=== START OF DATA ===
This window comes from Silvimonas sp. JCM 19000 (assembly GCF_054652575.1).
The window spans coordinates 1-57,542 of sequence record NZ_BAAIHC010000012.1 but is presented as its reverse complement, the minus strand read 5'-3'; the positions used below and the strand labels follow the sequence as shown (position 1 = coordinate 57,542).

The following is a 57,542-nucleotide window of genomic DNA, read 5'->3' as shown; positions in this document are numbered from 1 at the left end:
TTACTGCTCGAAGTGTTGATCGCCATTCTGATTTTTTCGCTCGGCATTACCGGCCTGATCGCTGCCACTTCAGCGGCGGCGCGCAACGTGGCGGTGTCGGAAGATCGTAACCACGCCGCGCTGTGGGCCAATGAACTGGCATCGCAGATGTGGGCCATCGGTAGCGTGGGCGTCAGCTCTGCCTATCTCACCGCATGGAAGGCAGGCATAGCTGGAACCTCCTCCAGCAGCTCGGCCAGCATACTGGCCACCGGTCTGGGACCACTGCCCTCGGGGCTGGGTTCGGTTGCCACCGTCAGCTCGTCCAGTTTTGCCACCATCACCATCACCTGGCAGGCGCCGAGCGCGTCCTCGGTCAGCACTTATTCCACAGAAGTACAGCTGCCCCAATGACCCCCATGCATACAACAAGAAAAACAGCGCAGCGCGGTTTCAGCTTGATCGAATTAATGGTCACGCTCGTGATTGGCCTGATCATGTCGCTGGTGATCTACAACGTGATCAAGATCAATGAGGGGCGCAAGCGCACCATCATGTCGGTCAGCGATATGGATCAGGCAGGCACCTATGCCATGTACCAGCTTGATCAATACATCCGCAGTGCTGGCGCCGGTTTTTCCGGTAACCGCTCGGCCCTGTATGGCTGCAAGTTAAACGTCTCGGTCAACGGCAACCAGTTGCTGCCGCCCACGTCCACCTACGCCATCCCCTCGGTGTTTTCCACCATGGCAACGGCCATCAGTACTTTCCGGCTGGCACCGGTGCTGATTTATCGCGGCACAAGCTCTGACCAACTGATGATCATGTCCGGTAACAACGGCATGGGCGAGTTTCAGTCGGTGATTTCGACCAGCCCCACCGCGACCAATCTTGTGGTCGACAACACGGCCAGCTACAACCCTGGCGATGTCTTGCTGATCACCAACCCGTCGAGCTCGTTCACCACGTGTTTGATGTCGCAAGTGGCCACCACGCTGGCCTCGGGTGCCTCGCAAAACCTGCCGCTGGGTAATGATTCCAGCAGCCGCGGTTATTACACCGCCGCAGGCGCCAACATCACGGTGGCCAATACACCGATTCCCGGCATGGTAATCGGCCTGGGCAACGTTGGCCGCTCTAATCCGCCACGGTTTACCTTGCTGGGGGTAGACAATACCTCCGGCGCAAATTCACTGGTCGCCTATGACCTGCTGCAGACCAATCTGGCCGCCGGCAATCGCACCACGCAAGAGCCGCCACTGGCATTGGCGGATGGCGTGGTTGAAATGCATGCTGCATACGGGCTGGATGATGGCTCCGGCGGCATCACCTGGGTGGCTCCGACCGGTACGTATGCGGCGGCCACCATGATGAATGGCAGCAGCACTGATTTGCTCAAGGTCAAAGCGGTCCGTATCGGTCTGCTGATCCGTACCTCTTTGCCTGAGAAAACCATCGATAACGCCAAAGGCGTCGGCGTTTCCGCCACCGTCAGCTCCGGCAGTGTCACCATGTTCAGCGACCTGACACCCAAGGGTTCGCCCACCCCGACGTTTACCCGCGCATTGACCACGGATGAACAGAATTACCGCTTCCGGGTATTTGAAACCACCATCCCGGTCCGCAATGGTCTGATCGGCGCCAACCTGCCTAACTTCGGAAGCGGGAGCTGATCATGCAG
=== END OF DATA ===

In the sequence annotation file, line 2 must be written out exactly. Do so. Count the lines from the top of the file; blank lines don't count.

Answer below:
The window spans coordinates 1-57,542 of sequence record NZ_BAAIHC010000012.1 but is presented as its reverse complement, the minus strand read 5'-3'; the positions used below and the strand labels follow the sequence as shown (position 1 = coordinate 57,542).